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August 16, 2017   Posted in: Holocaust Denial  Comments Closed

Censor white supremacy – The Week Magazine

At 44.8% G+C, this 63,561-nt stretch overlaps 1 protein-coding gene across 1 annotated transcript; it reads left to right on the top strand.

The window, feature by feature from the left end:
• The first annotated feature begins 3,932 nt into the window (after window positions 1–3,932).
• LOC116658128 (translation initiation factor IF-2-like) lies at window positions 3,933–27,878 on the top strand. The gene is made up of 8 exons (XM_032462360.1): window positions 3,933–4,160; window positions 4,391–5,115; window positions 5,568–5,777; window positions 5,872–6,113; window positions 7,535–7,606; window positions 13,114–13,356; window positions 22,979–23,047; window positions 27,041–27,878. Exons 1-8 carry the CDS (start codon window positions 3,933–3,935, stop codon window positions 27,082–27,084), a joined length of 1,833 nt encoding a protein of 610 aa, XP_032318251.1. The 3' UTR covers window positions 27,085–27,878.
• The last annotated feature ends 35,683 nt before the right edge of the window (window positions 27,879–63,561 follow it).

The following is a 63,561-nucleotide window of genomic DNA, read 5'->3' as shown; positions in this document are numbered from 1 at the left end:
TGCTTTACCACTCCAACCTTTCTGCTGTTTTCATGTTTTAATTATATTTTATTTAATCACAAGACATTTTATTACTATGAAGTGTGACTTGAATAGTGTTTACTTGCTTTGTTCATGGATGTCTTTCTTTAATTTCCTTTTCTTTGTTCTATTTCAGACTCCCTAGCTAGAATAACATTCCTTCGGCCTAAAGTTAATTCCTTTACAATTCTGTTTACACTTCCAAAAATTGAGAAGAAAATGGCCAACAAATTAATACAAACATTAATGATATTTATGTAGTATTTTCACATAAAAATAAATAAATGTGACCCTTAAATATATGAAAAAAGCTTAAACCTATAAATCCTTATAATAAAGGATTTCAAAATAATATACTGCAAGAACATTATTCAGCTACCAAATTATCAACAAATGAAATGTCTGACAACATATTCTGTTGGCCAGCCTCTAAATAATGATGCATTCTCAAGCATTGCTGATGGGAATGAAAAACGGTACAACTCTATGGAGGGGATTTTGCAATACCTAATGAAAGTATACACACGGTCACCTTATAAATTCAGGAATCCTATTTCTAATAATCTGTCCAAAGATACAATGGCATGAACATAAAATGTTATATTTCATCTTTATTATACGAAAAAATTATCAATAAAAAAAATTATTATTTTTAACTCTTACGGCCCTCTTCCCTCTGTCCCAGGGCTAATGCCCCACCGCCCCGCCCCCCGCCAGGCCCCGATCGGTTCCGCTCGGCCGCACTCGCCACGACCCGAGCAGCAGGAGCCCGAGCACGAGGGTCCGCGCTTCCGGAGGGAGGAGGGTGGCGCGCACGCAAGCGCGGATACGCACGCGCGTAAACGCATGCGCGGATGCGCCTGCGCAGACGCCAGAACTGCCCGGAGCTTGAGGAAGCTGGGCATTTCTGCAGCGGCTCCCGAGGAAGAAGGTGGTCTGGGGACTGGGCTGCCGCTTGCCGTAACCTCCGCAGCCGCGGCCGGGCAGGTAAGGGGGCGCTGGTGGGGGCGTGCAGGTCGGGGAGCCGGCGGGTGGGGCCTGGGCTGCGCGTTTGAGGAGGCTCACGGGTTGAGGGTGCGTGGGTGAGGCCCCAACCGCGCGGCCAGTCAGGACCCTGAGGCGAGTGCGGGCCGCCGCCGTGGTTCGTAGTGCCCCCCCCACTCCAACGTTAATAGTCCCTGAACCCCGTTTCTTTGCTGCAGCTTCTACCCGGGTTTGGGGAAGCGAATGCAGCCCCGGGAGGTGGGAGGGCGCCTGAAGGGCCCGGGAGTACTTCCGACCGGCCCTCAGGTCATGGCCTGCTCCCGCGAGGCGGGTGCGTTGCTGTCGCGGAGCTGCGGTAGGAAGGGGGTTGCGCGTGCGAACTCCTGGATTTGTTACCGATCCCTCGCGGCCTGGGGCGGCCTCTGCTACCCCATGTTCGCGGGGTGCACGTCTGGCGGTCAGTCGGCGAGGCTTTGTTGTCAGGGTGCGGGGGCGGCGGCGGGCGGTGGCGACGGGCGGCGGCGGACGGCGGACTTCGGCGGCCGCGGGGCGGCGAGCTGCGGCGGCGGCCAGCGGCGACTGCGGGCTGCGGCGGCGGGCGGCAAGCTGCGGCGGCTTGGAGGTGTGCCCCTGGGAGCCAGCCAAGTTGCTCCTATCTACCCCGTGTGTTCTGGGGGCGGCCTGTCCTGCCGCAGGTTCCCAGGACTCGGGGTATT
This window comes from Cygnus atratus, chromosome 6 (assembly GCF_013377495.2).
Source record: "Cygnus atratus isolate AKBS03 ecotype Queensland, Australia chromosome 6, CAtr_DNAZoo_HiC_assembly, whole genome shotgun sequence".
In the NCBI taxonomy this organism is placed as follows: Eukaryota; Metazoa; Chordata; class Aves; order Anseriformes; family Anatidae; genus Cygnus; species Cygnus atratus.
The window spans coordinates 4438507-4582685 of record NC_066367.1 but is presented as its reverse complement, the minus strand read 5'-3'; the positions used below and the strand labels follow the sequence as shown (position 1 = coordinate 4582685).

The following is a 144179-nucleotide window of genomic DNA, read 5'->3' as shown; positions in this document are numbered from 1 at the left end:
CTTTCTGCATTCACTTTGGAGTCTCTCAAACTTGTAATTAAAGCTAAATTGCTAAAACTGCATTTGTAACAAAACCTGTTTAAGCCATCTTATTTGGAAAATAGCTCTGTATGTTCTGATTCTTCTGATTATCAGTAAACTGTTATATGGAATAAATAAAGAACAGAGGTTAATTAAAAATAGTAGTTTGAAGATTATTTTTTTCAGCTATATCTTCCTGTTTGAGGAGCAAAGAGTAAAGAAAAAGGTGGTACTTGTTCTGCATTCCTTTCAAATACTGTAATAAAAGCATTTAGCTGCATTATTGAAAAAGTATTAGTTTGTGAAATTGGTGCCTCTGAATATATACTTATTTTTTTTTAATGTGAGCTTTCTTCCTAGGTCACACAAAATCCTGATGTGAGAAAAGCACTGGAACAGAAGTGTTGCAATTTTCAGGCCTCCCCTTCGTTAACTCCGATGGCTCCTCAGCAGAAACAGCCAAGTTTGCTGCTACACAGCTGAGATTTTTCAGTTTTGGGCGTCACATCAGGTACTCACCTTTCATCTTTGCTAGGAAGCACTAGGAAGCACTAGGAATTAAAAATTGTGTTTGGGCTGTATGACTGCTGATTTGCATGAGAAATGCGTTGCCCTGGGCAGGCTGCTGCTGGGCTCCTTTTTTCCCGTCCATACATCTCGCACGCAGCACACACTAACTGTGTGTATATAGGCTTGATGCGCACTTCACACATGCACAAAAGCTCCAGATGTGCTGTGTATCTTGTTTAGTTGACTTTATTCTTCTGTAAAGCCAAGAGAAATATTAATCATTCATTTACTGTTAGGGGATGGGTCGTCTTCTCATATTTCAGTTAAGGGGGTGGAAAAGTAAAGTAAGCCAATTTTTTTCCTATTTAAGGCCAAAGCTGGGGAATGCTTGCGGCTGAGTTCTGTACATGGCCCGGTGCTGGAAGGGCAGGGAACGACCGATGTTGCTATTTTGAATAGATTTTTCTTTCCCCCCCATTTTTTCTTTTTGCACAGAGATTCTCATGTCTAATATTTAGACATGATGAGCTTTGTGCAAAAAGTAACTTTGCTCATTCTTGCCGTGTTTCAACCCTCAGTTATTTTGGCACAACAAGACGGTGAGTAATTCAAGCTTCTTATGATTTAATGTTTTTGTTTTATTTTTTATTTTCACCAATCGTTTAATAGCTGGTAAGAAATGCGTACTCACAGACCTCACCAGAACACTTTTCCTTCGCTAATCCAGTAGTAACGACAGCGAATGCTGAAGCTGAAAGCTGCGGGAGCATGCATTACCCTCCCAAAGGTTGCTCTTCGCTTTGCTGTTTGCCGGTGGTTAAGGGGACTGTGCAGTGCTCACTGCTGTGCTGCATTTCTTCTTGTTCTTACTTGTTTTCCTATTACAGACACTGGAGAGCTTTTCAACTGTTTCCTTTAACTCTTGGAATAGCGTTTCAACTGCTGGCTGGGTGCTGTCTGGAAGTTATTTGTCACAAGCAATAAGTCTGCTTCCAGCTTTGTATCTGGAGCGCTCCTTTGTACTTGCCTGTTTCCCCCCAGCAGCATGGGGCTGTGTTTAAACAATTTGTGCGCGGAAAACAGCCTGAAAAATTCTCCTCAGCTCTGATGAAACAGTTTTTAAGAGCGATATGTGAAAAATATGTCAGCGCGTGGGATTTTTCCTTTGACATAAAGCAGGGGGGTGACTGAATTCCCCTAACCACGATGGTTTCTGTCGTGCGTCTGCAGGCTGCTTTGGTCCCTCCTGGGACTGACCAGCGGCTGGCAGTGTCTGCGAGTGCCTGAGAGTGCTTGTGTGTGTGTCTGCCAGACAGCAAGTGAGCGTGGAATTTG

Sign Up for Our free email newsletters One of the most welcome political developments of my lifetime is the growing suspicion with which attempts to cloak even the most detestable utterances under the mantle of “free speech” is regarded. From the misogynistic obscurantism of #GamerGate (years later I still can’t find anyone who can tell me what the “-gate” was) and the painfully unfunny parody of stand-up comedy performed on college campuses by the expatriate employer of ghostwriters known as Milo Yiannopoulos to the latter-day phrenology of the so-called alt-right and the unabashed Holocaust denial of Stormfront, there are expressions that most of us consider on their face unacceptable and undeserving of a platform. The difference is that now increasingly it looks as if people have concluded that it is our duty to make sure they are denied one. Thank God for SJWs! This was not always the case. There is a long history in this country of making grandiose blanket defenses of freedom of speech that extend to bigots, frauds, pornographers, genocidal enthusiasts, propagators of terrorism and sedition, and kooks emotionally invested in nonsense and villainy of every conceivable variety. People who make arguments defending, say, the rights of pseudo-historians to argue that the Nazis did not murder millions of European Jews or the ancient liberty of perverts to create simulations of child pornography call themselves “free speech absolutists.” Their position has never been tenable, but it has long enjoyed a mainstream currency in the United States, in classrooms, and in the pages of newspapers and magazines and even on the bench of the Supreme Court. This is because freedom of speech in the way that is usually discussed in this country is a cartoonish fantasy. There has never been a community in which certain ideas have not been considered open for discussion or debate. As Stanley Fish argued in his famous essay “There is no such thing as free speech, and it’s a good thing, too,” the liberal concept of freedom of speech is not some kind of immutable principle woven into the fabric of reality; it is an idea and a very new, albeit frequently misunderstood one. As Fish points out, the ur-text for what we think of as freedom of expression, quoted on a monument familiar to those who visited the Rose Main Reading Room of the New York Public Library, is John Milton’s 1642 treatise Aeropagitica. There the Puritan poet and pamphleteer makes many arguments that will sound familiar to Americans in the 21st century: Allowing the largest possible number of viewpoints to be expressed publicly means that we have access to more good ideas; the task of sifting through a wide range of opinions sharpens our intellects and forces us to refine our own arguments; moreover, actively proscribing certain expressions may lend them a certain kind of romantic credibility, whereas simply ignoring them will result in their being mostly ignored. What almost no one acknowledges, except in the act of attempting to explain it away, is the following qualification, which was absolutely crucial for Milton: I mean not tolerated Popery, and open superstition, which as it extirpats all religions and civill supremacies, so it self should be extirpat, provided first that all charitable and compassionat means be us’d to win and regain the weak and the misled: that also which is impious or evil absolutely either against faith or maners no law can possibly permit, that intends not to unlaw it self. [Aeropagitica] In other words, Milton argues, all free speech is acceptable except any speech that promotes the teachings of the Catholic Church or paganism or atheism. Brushing this off as mere prejudice or oversight would be a gross anachronism. Milton makes this qualification precisely because Catholicism and atheism are incompatible with the kind of society for which he is arguing. Giving Catholics or atheists a hearing would be an act of violence tearing away at the foundations of the Christian commonwealth he hoped to establish. Very few Americans today are interested in setting up a community based on 17th-century Protestant notions of biblical morality. But Milton’s pamphlet remains relevant. All societies have certain organizing principles. Freedom of speech is not a first-order good; it exists only to facilitate the flourishing of the society along the lines established by those principles. In America today one of those principles is that discrimination based on race is immoral; people who disagree with this have only one goal creating a society in which it is not one of those principles. If we do not want to allow this to happen, we should not permit anyone to argue in favor of it. To pretend otherwise and posture on behalf of the abstract rights of racist crank is not, as “absolutists” pretend, to defend speech but to demean it, to diminish it to the level of undifferentiated random noise. This is because every act of expression takes place against the invisible backdrop of all the expressions not taking place; an argument in the pages of The Washington Post about a murder assumes that murder is a crime, and it would not occur to the reporter that, when seeking comment from the police department and the suspect’s attorney, he should also solicit the opinions of a hypothetical man in Arkansas who thinks that murder should not be a crime. To fail to see how any given act of speech only makes sense in the absence of other possible but absolutely inadmissible expressions is childish. Assuming that a new scholarly biography of Hitler and Holocaust-denying memes traded by basement dwellers on the internet are both “speech,” expressions of potentially equal value whose worth is ultimate determined by what readers decide to make of them, is not an exercise in tolerance; it is nihilism. Which brings us to the recent decisions by Go Daddy and Google to deny the Daily Stormer, a neo-Nazi publication, a home on their web hosting platforms. I have yet to see anyone find fault with this decision even though realistically speaking it amounts to censorship. This is in itself a good thing, though few people have acknowledged it as such. At present it is easy to ignore the elephant in the room by saying that these are private companies free to make their own decisions about what viewpoints can be expressed on web servers that they own and control. But there are only so many web hosting services. Suppose no one was willing to offer these Hitler fanboys room to air their grievances with African-Americans and Jews on the internet suppose that they could find no publisher willing to reproduce their pamphlets and no one willing to sell them a Xerox machine and paper to distribute them on their own? Would it still be okay? Why is it reasonable to pretend that an action that is licit and even commendable when taken by a corporation that will soon be worth $1 trillion would be unjust if an ill-defined entity called “the state” undertook it? The world in which the government enjoys a monopoly on coercion and corporations are not state entities whose actions would not be possible without a vast infrastructure and legal apparatus in which they operate is a fantasy. The procedural question of who is responsible for the censorship is beside the point. The only relevant one is whether it is laudable. I for one am happy that the Daily Stormer is gone. People who agree with me need to ask themselves why they would have found it upsetting if the Department of Justice had shut it down.